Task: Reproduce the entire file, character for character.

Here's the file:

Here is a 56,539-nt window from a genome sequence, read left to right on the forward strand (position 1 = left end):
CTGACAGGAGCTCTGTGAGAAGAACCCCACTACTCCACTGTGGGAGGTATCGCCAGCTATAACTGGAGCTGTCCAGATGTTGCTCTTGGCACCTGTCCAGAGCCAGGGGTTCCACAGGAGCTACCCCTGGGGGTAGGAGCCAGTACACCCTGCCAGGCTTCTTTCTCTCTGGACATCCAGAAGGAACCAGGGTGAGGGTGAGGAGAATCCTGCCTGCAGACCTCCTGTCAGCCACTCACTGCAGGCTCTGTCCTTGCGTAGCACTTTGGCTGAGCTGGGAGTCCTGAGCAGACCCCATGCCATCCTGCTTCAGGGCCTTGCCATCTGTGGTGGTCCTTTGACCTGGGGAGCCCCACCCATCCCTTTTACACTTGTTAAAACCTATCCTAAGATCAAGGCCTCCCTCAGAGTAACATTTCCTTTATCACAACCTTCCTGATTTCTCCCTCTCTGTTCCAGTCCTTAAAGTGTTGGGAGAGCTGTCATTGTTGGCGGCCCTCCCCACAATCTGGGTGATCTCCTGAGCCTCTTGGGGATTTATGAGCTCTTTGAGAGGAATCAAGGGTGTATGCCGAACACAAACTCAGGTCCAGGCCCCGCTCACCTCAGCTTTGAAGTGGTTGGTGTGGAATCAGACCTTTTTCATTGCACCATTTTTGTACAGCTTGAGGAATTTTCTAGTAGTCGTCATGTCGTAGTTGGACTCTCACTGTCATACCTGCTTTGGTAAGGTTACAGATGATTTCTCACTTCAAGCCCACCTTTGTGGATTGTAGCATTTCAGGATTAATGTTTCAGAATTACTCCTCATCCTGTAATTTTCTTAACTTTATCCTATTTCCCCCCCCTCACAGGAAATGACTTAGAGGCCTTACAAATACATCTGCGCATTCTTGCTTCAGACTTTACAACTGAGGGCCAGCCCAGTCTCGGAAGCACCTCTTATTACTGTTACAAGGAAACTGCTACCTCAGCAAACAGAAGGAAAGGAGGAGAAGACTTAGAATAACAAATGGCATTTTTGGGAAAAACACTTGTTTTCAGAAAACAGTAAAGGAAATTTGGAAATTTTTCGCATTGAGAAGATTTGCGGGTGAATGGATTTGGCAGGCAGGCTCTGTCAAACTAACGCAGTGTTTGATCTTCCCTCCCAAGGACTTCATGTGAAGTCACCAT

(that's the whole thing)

Here is a 56,539-nt window from a genome sequence, read left to right on the forward strand (position 1 = left end):
CTGACAGGAGCTCTGTGAGAAGAACCCCACTACTCCACTGTGGGAGGTATCGCCAGCTATAACTGGAGCTGTCCAGATGTTGCTCTTGGCACCTGTCCAGAGCCAGGGGTTCCACAGGAGCTACCCCTGGGGGTAGGAGCCAGTACACCCTGCCAGGCTTCTTTCTCTCTGGACATCCAGAAGGAACCAGGGTGAGGGTGAGGAGAATCCTGCCTGCAGACCTCCTGTCAGCCACTCACTGCAGGCTCTGTCCTTGCGTAGCACTTTGGCTGAGCTGGGAGTCCTGAGCAGACCCCATGCCATCCTGCTTCAGGGCCTTGCCATCTGTGGTGGTCCTTTGACCTGGGGAGCCCCACCCATCCCTTTTACACTTGTTAAAACCTATCCTAAGATCAAGGCCTCCCTCAGAGTAACATTTCCTTTATCACAACCTTCCTGATTTCTCCCTCTCTGTTCCAGTCCTTAAAGTGTTGGGAGAGCTGTCATTGTTGGCGGCCCTCCCCACAATCTGGGTGATCTCCTGAGCCTCTTGGGGATTTATGAGCTCTTTGAGAGGAATCAAGGGTGTATGCCGAACACAAACTCAGGTCCAGGCCCCGCTCACCTCAGCTTTGAAGTGGTTGGTGTGGAATCAGACCTTTTTCATTGCACCATTTTTGTACAGCTTGAGGAATTTTCTAGTAGTCGTCATGTCGTAGTTGGACTCTCACTGTCATACCTGCTTTGGTAAGGTTACAGATGATTTCTCACTTCAAGCCCACCTTTGTGGATTGTAGCATTTCAGGATTAATGTTTCAGAATTACTCCTCATCCTGTAATTTTCTTAACTTTATCCTATTTCCCCCCCCTCACAGGAAATGACTTAGAGGCCTTACAAATACATCTGCGCATTCTTGCTTCAGACTTTACAACTGAGGGCCAGCCCAGTCTCGGAAGCACCTCTTATTACTGTTACAAGGAAACTGCTACCTCAGCAAACAGAAGGAAAGGAGGAGAAGACTTAGAATAACAAATGGCATTTTTGGGAAAAACACTTGTTTTCAGAAAACAGTAAAGGAAATTTGGAAATTTTTCGCATTGAGAAGATTTGCGGGTGAATGGATTTGGCAGGCAGGCTCTGTCAAACTAACGCAGTGTTTGATCTTCCCTCCCAAGGACTTCATGTGAAGTCACCAT